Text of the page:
Angler of the Year: Bruce Richards

Angler of the Year: Bruce Richards

He's the most influential fly fisherman most anglers have never heard of

  • By: Greg Thomas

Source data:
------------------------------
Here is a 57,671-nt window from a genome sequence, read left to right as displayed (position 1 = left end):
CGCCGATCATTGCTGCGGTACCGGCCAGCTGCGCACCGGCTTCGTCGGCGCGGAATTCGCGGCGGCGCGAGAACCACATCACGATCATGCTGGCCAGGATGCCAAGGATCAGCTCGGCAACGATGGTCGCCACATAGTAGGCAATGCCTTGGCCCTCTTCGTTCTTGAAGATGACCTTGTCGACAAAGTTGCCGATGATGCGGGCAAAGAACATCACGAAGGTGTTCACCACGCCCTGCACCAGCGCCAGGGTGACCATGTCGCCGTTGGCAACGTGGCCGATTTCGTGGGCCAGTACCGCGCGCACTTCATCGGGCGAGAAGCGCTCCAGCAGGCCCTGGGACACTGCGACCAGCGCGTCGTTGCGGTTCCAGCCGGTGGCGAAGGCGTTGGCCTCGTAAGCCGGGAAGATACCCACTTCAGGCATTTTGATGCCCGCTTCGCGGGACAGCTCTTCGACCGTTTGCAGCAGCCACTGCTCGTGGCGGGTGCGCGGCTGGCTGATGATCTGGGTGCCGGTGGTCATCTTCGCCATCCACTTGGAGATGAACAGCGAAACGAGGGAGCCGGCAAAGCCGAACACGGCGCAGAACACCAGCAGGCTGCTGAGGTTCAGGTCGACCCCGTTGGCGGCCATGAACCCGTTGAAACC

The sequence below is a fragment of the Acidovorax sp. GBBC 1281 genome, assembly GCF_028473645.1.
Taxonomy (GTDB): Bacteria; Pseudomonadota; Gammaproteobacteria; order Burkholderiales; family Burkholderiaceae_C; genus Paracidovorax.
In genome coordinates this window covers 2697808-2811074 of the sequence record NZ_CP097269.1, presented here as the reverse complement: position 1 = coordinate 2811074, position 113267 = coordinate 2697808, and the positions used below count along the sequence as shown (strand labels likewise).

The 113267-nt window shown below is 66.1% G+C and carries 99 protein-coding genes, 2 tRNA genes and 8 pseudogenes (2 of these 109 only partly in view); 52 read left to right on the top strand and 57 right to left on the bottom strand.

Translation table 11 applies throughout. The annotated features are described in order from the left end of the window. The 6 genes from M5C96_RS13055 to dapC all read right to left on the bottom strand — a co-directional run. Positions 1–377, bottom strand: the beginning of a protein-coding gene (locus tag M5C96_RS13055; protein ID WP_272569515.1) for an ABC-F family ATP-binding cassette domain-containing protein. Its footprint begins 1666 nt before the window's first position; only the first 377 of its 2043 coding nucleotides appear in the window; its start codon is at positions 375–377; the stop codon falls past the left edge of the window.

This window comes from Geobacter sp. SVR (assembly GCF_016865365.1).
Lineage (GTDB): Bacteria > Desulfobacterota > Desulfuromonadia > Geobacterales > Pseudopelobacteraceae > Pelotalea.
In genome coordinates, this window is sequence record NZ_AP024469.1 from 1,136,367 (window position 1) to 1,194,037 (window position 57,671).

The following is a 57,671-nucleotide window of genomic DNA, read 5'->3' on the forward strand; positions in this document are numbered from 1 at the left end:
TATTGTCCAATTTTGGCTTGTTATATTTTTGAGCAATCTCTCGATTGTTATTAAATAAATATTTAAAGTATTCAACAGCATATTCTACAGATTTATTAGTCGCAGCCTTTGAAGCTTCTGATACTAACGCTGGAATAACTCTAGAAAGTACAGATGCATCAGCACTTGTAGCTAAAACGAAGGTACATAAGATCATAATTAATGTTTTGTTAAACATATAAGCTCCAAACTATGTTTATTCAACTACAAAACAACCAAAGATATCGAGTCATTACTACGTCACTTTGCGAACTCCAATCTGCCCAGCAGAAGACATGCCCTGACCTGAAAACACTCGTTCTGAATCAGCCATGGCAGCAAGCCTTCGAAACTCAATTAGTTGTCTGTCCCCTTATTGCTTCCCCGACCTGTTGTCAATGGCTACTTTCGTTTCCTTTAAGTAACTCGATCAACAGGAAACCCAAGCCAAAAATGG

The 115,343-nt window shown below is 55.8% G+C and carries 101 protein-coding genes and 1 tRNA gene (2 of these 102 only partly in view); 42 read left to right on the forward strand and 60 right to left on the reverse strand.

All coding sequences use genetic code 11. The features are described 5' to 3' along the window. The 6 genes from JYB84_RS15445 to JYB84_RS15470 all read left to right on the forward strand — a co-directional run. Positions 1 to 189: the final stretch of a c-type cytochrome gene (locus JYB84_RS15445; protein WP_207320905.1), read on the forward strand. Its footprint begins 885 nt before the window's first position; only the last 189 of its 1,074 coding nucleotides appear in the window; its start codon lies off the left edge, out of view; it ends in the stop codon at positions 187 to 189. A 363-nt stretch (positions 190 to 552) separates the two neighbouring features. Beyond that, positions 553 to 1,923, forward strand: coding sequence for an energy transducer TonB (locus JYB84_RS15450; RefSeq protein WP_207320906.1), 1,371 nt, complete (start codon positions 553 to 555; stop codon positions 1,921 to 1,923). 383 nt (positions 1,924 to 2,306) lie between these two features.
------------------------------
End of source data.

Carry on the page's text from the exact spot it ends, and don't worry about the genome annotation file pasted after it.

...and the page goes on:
Bruce Richards is successful enough that, if he so desired, he could tool around his hometown of Midland, Michigan, in a $50,000, suped-up, eye-popping Powerstroke diesel. Instead, he makes do with a battered 1995 Toyota pickup truck that has 180,000 miles on the odometer and a slew of dents and scratches complementing its sidewalls. Of his cherished truck Richards says, "It's a little beat up on the outside, but mechanically it's sound. When you fish on the Upper Peninsula you are going to rub a truck when you need to push into a good spot.If you own a truck and it doesn't have some bruises, you're probably not having any fun." Born in Midland in 1950, Bruce is a man who has raised Midwestern modesty and practicality to an art form, which goes a long way toward explaining why he's the most influential fly fisherman most anglers have never heard of. According to such angling icons as Lefty Kreh and Sage rod designer Jerry Siem, Richards is one of the best fly casters in the world and, as head product developer for flyline-maker Scientific Anglers, his work over the past 30 years has influenced the average fly angler's day on the water as much or more than anyone else's. In particular, Richards' work with flyline development, especially the creation of specific lines for challenging angling situations--tarpon on a windy Key's flat; big, meat-headed, lake-dwelling rainbow trout at 30 feet deep; selective brown trout rising to size 22 Olives; giant trevally riding the waves at Christmas Island; steelhead holding to the bottom of the Skagit--has changed the face of fly-fishing. His innovations since joining SA in 1976 have helped anglers expand their horizons, allowing them to chase a wide variety of species, ranging from those found in their backyards to those residing in remote destinations across the globe. It's a solid bet that, as you're reading this, you have one or more of Richards' creations spooled to a fly reel or two. According to Lefty Kreh, who knows a thing or two about casting and is something of a historian on the subject, Richards' innovations are at once tremendously important to anglers, and often underappreciated. "For many years, lines were very basic," Kreh said during a recent interview. "Once the modern fly line was developed we still went quite a while with just a floating line. All we had for fly-fishing in the tropics was a weight-forward floater that cast like a piece of spaghetti. It wasn't until Bruce came along that SA started developing specialty lines. He was the guy saying, 'We need to develop lines for specific places and the various conditions we fish in.' He developed the Mastery series and he's been at the forefront of specialty-line development ever since." Lefty added, "Even with success he's a very nice and modest man. He's the epitome of a high-morals guy--a real straight shooter. Everyone thinks that way about Bruce." Richards' most well-known accomplishment was the introduction of SA's AST (Advanced Shooting Taper) technology, which Bruce and his co-worker, Del Kauss, developed in 1998. AST was, and is, widely considered to be a monumental improvement in flyline coatings, and it assists anglers and competition casters in a variety of ways: Its revolutionary slickness improves shootability, allowing anglers to cast lines farther than ever; it floats higher than previous lines; and it both stays cleaner and lasts longer than other lines. It should be noted that most other major line makers now incorporate their own version of "slick line" technology into the their products. But SA was one of the first companies to come out with the concept. In addition to his work at SA, Richards is a quiet leader in the fly-fishing industry, and an enthusiastic promoter and participant in the sport and its periphery activities, including casting competitions. Richards helped develop the Federation of Fly Fishers' tremendously successful Certified Casting Instructor Program, and now sits on the FFF's Board of Governors. He is recognized as one of the top casting instructors in the world, and typically places in the top five when engaged in competitive casting events; he serves on the board of the American Fly Tackle Trade Association and donates time and expertise to numerous organizations, including Trout Unlimited. Recently, with Noel Perkins, a professor at the University of Michigan, Richards created the Sage Rod Company's Casting Analyzer, a gyroscopic device that attaches to the butt of a rod and relays data--peak casting speed, casting arc, smoothness ratio, deceleration, stop, and rod load--to a handheld computer in order to help anglers correct their casting flaws. Richards also authored a successful and informative book called Modern Fly Lines, which is part of Lefty Kreh's Little Library of Fly Fishing collection. But perhaps his most surprising contribution to the sport was his invention, with Michigan guide Ray Schmidt, of the crude but effective technique called "chuck-and-duck" angling. Chuck-and-duck combines a thin running line and a short, stout leader festooned with split-shots that enables fly anglers to reach steelhead and salmon hugging the bottoms of deep, swift-moving Midwestern rivers. Whatever else you might think about it, it is effective, and at the time of its introduction it allowed fly fishermen to get in on a game previously dominated by local bait and gear guys. While not denying his paternity of C&D, Bruce, a consummate sportsman, is even less inclined to boast about this than he is about anything else. When you bring the subject up, he merely gives a wry smile and says simply, "It's not one of my favorite ways to fish." Outside of fly-fishing Richards is no drab scientist. Instead, he is a man who thrives on competition of all kinds. He once was a competitive water skier, and these days he and his wife, Susan, are members of the Sports Car Club of America and race competitively in their 1994 Mazda RX7. Richards has won his class for the past 10 years. "(That RX7) has 300 horsepower and it's as fast as anything on the road these days," Richards says proudly. "The events are held on short, tight tracks so we don't really go over 70 miles an hour. But I've taken it to 120 on the open road." Then he adds with a chuckle, as if to say he's been there already or intends to go there soon, "On the right day, in the right place, it should go 180." When not stomping on the race circuit, Richards can be found wielding a broom at a Midland curling club, honing his skills while satisfying his thirst for competition. He's been a serious curler for 20 years and his team has been to the US Nationals twice. Last year they placed seventh in the nation. "I got into curling because a fishing buddy of mine said I should try it, and curling fits my personality," Richards explains. "It's analytical and sort of like fly-fishing. It's very competitive, and last year we had the team that eventually won the national championship on the ropes big time. Somehow they weaseled victory out of the jaws of certain defeat." "Bruce is not a white lab coat kind of guy," confirms Sage's Jerry Siem, who has fished with Richards on a number of occasions. "He brings a great deal of enthusiasm to the sport and he's fun to be around. One time we were chumming with live bait in Key West and he hooked a 15-pound amberjack and some giant fish came up and grabbed it. It didn't startle Bruce. He just put the wood to it until it broke off. He'll fish for anything and fish well--sailfish, wahoo, kingfish, tuna, trout… "Someone in all of these fly-fishing companies needs to see how fish behave and how their products work in the field under a variety of conditions, and there's no better way to do that than going out there from time to time to engage in it," Siem says. "Bruce does that, and he's made great improvements to our sport that have gone mostly unrecognized, which is understandable. Bruce doesn't beat his own chest. He's one of the quiet guys and we've benefited from him. I consider Bruce to be more of a friend than a working client and I'd go fishing with him anytime, anywhere." When I fished with Richards myself one cold winter day on Montana's Madison River, the line developer was in his element, pumping out beautiful casts, mending like a pro, placing his two-fly nymph rig just above the bottom rocks, right where it belonged. Most revealing, Richards didn't complain about the fishing when it failed to live up to the expectations I'd given him. He acted like a guy who'd been there before, understanding thoroughly that slight variances in weather, water temperature and flow, as well as about 800 other things, can influence any day on the water, any place on earth. What I observed was a man at peace with his craft, and with himself. When the pro landed a bright-sided 18-inch rainbow, there was no one-upsmanship. He was thoroughly appreciative of that fish and the time that he and I, and his wife, Susan, shared in Montana. Although Richards believes there is still room for improvement in flyline technology and performance, soon he may no longer be the one leading the charge. He is currently considering early retirement and spending more time on the water. "The goal is to move to Ennis (Montana), and we are on track to do that in another two or three years," Richards says. "We will build a house above Varney Bridge, and Suzie and I will spend our time fishing and hiking." He adds, "There's something about that wild, high country that makes the hair stand up on my neck. The high peaks, the Hilgard Basin--I've been there and I see those places in my dreams, I see them in my sleep. Once you get there you go back as often as you can. And that's what we'll do." But despite his desire to roam the high country, don't think for a moment that you won't see Richards out there on the Madison as often as any other guy. He'll be throwing casts and catching fish, and all the while his mind, as it has for 30 years, will be turning like a machine, processing experience into ideas that, ultimately, will make an angler's day on the water both more successful and more enjoyable.